Category Archives: Duncan Steele-Park

Horseman, trainer of Fanny.

Bearable lightness of humans with horses

Courtney Hampton on Fanny in Missouri (2011)

Considering all the events of the past week, I thought I would pass this e-mail along to you from Courtney Hampton who traveled to Oklahoma City on a mission to see and evaluate Fanny.  She bought Fanny and this is her comment on riding her the first day.

I just thought I’d give you an update on how Fanny is doing. We arrived at Heritage Place at about 5 a.m. Friday morning and loaded her and Diesel (the other mare we bought) up and headed to Missouri. It was about an eight-hour drive, but we stopped several times to let them stretch.   She handled everything very well. When we got her home (about 1:30 p.m.) we turned her and Diesel (aka Ms Royal Fever) out in the big arena (their new home for two weeks until the others get used to them).   As soon as we let them go they took off and started running and bucking.  They were definitely happy to get out of the trailer!  It was about 55 degrees out, so all my other horses started running around too.  (It hasn’t been that warm in weeks.)  What a sight to be sure!  Fanny was sure strutting her stuff! (I will attach pictures.)  She and Diesel ran around that arena for half an hour. So cool to watch!  After their energy had worn down some I threw some alfalfa out and they went to munching.  Later that day, about 4:30 or so, I went down and decided to ride them both for a few minutes just to see how they did.  I started with Fanny first as I wasn’t sure how the race mare was going to be (I’ve bought off the track horses before and they can be a little hard to handle).   I saddled Fanny and of course she just stood there like a pro.  I got on her and rode her around for about 30 minutes and put her through some paces just to see what she could do. She did everything I asked like a champ: roll-backs, counter-bending, side-passing, stop *which that mare can STOP!*  Then I took her out and walked her around the pasture that we have our weanling calves in.  Of course she was very alert and nervous but she never spooked — even when our flock of guinea hens flew by her.  She started shaking (poor baby), but then just snorted and walked on.  Since she was doing so good I quit her and unsaddled and fed her while I rode Diesel (who has a pretty good handle on her for a race mare and I was pleasantly surprised).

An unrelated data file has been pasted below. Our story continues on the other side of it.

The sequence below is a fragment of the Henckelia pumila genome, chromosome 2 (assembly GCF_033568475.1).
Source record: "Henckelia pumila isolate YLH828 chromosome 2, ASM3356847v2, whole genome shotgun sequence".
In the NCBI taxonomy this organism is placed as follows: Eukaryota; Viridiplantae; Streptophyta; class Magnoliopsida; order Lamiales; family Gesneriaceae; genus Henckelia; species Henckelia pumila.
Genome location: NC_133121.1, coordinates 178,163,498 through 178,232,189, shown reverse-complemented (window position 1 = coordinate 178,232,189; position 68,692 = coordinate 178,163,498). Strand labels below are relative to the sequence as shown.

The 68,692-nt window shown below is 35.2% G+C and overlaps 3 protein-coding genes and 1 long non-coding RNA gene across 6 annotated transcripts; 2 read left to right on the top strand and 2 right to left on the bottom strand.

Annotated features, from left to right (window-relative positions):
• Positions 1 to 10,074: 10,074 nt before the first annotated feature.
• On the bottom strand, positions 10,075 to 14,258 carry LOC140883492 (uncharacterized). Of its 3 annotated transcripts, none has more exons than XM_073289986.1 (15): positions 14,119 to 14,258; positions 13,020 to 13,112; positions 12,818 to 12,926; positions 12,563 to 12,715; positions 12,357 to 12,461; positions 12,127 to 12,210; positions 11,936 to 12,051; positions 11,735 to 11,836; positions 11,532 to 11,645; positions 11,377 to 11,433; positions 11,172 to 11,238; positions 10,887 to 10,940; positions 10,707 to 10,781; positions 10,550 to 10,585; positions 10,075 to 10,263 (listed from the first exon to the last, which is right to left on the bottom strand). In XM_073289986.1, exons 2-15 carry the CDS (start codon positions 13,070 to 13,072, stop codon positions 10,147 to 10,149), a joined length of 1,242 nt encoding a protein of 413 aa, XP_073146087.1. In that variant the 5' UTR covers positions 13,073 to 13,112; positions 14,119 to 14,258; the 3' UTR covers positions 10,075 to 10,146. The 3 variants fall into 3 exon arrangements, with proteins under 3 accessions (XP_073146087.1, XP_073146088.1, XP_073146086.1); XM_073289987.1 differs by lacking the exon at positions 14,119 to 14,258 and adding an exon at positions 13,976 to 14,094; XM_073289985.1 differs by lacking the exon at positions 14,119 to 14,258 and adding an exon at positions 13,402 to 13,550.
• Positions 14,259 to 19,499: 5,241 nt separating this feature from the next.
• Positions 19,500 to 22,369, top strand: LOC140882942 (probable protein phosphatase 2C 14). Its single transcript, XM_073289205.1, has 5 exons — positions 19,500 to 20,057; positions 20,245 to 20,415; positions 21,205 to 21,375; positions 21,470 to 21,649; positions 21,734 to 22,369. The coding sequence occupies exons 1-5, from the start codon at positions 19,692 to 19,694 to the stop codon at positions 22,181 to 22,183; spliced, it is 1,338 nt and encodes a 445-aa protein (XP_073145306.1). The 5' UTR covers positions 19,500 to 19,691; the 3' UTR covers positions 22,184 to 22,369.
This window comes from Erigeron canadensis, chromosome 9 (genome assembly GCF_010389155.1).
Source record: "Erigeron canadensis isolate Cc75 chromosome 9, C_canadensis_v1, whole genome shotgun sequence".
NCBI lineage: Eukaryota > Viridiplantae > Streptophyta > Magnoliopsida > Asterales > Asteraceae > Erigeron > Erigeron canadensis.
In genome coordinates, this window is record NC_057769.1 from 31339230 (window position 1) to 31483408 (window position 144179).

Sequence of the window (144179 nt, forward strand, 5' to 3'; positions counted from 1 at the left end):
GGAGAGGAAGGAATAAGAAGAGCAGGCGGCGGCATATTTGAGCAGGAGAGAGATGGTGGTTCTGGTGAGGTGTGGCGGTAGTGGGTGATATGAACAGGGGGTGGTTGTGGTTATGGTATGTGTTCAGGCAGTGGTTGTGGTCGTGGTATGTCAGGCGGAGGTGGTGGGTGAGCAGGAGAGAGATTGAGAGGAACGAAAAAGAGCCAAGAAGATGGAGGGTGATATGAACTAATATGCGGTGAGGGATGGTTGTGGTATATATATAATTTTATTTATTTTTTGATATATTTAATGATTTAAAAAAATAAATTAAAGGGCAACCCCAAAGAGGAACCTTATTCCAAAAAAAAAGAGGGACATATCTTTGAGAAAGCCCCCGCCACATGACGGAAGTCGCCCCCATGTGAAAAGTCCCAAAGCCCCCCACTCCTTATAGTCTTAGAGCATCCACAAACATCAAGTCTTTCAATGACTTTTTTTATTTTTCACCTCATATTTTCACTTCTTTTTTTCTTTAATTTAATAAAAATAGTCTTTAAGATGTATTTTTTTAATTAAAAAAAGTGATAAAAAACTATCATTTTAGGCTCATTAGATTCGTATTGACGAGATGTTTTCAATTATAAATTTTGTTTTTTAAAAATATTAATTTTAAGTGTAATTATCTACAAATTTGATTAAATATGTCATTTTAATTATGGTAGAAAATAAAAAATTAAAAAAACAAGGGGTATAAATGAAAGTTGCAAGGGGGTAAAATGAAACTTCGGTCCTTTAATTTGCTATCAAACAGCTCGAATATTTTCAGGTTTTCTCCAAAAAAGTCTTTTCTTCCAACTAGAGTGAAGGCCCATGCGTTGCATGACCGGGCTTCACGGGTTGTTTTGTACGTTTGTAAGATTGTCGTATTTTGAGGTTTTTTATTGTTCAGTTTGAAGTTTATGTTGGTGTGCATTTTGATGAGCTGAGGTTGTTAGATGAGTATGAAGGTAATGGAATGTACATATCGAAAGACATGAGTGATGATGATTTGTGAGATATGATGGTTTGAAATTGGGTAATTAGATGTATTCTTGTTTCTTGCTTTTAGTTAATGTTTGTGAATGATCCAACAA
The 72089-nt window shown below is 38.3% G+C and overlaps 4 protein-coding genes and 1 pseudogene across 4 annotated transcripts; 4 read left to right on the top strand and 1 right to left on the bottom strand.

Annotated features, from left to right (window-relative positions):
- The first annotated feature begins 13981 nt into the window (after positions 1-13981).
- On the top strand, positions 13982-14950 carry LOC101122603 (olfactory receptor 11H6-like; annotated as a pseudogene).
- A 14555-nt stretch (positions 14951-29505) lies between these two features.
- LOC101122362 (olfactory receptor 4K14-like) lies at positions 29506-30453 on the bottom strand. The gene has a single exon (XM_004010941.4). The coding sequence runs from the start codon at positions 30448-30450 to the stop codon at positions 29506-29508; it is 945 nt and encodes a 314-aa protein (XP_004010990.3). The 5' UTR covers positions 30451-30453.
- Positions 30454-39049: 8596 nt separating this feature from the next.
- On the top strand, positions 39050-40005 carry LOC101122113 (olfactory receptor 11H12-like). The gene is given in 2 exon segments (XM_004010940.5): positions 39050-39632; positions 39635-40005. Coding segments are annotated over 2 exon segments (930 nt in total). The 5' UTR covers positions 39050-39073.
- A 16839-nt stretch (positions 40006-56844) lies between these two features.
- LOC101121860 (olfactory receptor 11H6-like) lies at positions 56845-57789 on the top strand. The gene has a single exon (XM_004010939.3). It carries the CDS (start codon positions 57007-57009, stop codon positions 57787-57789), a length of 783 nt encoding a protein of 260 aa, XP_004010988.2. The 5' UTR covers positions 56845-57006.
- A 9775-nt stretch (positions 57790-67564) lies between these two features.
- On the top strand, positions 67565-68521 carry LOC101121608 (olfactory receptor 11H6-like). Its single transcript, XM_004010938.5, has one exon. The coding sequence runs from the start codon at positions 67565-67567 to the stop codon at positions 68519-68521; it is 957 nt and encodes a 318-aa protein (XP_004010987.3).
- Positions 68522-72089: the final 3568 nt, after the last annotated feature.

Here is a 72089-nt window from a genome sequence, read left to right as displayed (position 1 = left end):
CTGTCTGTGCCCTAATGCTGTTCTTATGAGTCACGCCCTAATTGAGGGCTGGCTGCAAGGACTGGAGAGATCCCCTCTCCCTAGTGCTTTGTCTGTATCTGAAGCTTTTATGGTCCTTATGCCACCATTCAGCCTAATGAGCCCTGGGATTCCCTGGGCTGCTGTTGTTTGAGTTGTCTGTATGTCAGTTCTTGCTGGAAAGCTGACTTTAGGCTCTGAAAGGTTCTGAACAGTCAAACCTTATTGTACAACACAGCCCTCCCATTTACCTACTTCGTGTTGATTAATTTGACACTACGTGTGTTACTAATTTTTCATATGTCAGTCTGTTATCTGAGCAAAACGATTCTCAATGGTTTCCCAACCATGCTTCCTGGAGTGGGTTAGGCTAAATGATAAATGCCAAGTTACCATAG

— Courtney Hampton to Jack Matthews, January 16, 2011

This is the sweet side of handing off horses to young people whose attachment to animals renews those of us that have become coarse.  Some of the bitter goes away when you hear-tell this kind of narrative.

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Fanny with Verbena

Fanny with Verbena, Spring 2010

I thought you might like this photograph.  I do.  It doesn’t have all the right composition angles, but it’s a good snapshot.  But, ’tis not a Kodak moment any more, folks, is it?  Digital.

Anyway, it’s a picture of Shiners Fannin Peppy on a warm spring day a few weeks ago.  Fanny is coming up the pasture to where I am standing on Poprock Hill.  The sun is shining brightly, it’s probably near high noon as I recollect.  You can see that her coat is sleek and she is a good two-year old that has been trained well and tended–Duncan Steele-Park’s regime of education.

In the background, emerging and standing brilliantly, is a nice stand of purple verbena.  Verbena has been all over the place this spring–in pastures, corrals, stables, front yard, back yard.  There’s some yellow flowers also in the mix and some yucca blossom stalks about ready to burst.  It’s just a fine, sunny picture on a good day here on Flying Hat.

And, here she is up on the edge of Poprock Hill, being cute and pretty and all-horse.

Fanny with Live Oak, Spring 2010

Equus Fanny, Spring 2010

Equus. Long ago and faraway I read the play, Equus, and saw the movie with Sir Richard Burton as the psychiatrist.  Peter Shaffer wrote the play in 1973, based on a true story.  It’s not a pleasant story at all, and I won’t summarize it here, but the play and Burton’s acting inspired me to delve more into depth psychology and formative events in human development.  As a result, I became immersed in anthropology.  I was already in anthropology as a sub-field of my discipline, history, but I went way, way down into the discipline and eventually began to teach cultural and physical anthropology at a college in the Texas Panhandle.